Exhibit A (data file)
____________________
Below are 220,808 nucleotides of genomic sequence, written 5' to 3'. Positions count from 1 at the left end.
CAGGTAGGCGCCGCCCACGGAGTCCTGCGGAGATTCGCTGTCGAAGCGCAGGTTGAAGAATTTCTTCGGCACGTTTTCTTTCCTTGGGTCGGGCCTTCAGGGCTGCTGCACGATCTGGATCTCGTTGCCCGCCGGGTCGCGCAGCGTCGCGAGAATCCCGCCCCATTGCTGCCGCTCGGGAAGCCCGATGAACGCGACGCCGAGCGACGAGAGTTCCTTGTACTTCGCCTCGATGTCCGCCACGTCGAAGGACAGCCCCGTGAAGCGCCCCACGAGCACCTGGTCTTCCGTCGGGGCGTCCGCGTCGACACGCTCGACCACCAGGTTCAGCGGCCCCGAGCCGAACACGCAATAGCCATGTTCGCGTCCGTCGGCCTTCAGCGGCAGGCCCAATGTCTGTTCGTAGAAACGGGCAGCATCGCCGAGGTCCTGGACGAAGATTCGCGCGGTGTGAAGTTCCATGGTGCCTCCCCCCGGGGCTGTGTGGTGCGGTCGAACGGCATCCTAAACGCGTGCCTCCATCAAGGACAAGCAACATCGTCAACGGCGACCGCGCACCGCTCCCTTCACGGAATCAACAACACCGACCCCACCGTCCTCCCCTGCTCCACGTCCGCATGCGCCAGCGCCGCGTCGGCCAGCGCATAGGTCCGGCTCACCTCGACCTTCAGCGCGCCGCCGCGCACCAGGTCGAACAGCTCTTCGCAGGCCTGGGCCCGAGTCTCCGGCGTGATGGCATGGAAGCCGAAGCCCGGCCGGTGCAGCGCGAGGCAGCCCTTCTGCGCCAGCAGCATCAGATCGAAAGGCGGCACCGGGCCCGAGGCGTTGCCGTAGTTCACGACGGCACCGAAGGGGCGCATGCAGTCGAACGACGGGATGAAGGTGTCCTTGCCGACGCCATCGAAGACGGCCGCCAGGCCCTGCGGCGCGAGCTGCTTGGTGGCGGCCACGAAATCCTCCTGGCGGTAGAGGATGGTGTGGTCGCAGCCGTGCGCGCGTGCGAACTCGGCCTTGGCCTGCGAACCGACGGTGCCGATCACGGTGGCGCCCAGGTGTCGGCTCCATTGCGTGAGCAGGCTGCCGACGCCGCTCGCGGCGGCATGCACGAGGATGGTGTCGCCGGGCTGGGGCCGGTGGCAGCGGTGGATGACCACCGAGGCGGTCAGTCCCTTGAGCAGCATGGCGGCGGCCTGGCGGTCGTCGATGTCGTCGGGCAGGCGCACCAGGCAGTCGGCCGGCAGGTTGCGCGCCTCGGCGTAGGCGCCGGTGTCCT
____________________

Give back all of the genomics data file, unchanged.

Below are 220,808 nucleotides of genomic sequence, written 5' to 3'. Positions count from 1 at the left end.
CAGGTAGGCGCCGCCCACGGAGTCCTGCGGAGATTCGCTGTCGAAGCGCAGGTTGAAGAATTTCTTCGGCACGTTTTCTTTCCTTGGGTCGGGCCTTCAGGGCTGCTGCACGATCTGGATCTCGTTGCCCGCCGGGTCGCGCAGCGTCGCGAGAATCCCGCCCCATTGCTGCCGCTCGGGAAGCCCGATGAACGCGACGCCGAGCGACGAGAGTTCCTTGTACTTCGCCTCGATGTCCGCCACGTCGAAGGACAGCCCCGTGAAGCGCCCCACGAGCACCTGGTCTTCCGTCGGGGCGTCCGCGTCGACACGCTCGACCACCAGGTTCAGCGGCCCCGAGCCGAACACGCAATAGCCATGTTCGCGTCCGTCGGCCTTCAGCGGCAGGCCCAATGTCTGTTCGTAGAAACGGGCAGCATCGCCGAGGTCCTGGACGAAGATTCGCGCGGTGTGAAGTTCCATGGTGCCTCCCCCCGGGGCTGTGTGGTGCGGTCGAACGGCATCCTAAACGCGTGCCTCCATCAAGGACAAGCAACATCGTCAACGGCGACCGCGCACCGCTCCCTTCACGGAATCAACAACACCGACCCCACCGTCCTCCCCTGCTCCACGTCCGCATGCGCCAGCGCCGCGTCGGCCAGCGCATAGGTCCGGCTCACCTCGACCTTCAGCGCGCCGCCGCGCACCAGGTCGAACAGCTCTTCGCAGGCCTGGGCCCGAGTCTCCGGCGTGATGGCATGGAAGCCGAAGCCCGGCCGGTGCAGCGCGAGGCAGCCCTTCTGCGCCAGCAGCATCAGATCGAAAGGCGGCACCGGGCCCGAGGCGTTGCCGTAGTTCACGACGGCACCGAAGGGGCGCATGCAGTCGAACGACGGGATGAAGGTGTCCTTGCCGACGCCATCGAAGACGGCCGCCAGGCCCTGCGGCGCGAGCTGCTTGGTGGCGGCCACGAAATCCTCCTGGCGGTAGAGGATGGTGTGGTCGCAGCCGTGCGCGCGTGCGAACTCGGCCTTGGCCTGCGAACCGACGGTGCCGATCACGGTGGCGCCCAGGTGTCGGCTCCATTGCGTGAGCAGGCTGCCGACGCCGCTCGCGGCGGCATGCACGAGGATGGTGTCGCCGGGCTGGGGCCGGTGGCAGCGGTGGATGACCACCGAGGCGGTCAGTCCCTTGAGCAGCATGGCGGCGGCCTGGCGGTCGTCGATGTCGTCGGGCAGGCGCACCAGGCAGTCGGCCGGCAGGTTGCGCGCCTCGGCGTAGGCGCCGGTGTCCT